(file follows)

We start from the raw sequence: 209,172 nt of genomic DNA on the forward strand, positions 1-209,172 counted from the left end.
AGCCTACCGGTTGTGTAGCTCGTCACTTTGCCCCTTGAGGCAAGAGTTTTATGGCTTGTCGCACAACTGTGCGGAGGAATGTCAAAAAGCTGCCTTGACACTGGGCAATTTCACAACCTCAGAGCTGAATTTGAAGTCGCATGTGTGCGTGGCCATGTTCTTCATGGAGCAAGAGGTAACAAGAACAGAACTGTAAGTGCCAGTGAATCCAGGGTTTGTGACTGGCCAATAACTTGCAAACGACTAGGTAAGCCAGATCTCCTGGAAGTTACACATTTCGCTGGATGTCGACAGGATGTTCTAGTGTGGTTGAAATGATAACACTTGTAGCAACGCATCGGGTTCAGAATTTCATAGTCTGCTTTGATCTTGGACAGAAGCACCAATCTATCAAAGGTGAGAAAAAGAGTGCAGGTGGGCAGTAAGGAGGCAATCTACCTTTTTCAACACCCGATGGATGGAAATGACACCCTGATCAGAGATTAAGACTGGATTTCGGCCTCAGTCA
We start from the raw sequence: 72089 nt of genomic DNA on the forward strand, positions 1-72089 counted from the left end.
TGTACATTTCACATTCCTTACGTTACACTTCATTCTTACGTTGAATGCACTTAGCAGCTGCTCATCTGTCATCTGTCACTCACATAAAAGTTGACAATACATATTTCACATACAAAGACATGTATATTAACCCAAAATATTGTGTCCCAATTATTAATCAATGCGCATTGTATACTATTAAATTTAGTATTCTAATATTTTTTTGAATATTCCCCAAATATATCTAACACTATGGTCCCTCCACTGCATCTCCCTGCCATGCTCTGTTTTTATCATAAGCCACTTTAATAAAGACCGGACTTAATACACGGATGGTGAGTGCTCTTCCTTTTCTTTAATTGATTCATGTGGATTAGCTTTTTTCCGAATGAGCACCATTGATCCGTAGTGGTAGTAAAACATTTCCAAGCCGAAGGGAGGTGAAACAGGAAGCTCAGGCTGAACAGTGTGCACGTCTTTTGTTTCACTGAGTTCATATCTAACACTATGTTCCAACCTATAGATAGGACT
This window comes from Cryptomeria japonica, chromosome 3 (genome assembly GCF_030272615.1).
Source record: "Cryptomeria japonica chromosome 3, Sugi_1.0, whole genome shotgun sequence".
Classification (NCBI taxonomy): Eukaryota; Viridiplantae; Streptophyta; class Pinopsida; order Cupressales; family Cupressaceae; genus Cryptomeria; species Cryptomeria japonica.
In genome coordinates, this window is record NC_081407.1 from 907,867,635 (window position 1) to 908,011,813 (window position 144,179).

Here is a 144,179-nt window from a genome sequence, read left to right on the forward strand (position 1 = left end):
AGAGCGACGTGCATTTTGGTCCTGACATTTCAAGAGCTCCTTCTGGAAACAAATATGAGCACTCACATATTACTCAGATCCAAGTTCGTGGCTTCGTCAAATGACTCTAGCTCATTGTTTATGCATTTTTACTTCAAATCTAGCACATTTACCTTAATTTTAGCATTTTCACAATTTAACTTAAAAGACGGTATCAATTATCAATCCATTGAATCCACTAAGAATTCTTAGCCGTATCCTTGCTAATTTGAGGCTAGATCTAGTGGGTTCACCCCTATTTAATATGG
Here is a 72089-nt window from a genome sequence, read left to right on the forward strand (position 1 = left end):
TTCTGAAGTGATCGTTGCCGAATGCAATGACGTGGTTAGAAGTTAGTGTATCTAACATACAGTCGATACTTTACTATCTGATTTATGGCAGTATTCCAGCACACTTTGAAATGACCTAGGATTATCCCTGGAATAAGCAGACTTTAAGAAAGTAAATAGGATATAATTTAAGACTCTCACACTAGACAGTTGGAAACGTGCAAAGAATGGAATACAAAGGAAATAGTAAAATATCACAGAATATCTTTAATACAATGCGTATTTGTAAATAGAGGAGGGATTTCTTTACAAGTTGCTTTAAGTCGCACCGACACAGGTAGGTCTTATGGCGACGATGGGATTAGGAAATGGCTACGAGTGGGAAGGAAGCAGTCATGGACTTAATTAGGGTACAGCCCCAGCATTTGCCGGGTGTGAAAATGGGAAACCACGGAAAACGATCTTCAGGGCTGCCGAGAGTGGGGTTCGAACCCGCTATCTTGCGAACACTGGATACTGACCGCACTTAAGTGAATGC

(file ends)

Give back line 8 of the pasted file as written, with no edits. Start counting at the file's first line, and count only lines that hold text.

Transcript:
In genome coordinates, this window is record NC_081407.1 from 907,867,635 (window position 1) to 908,011,813 (window position 144,179).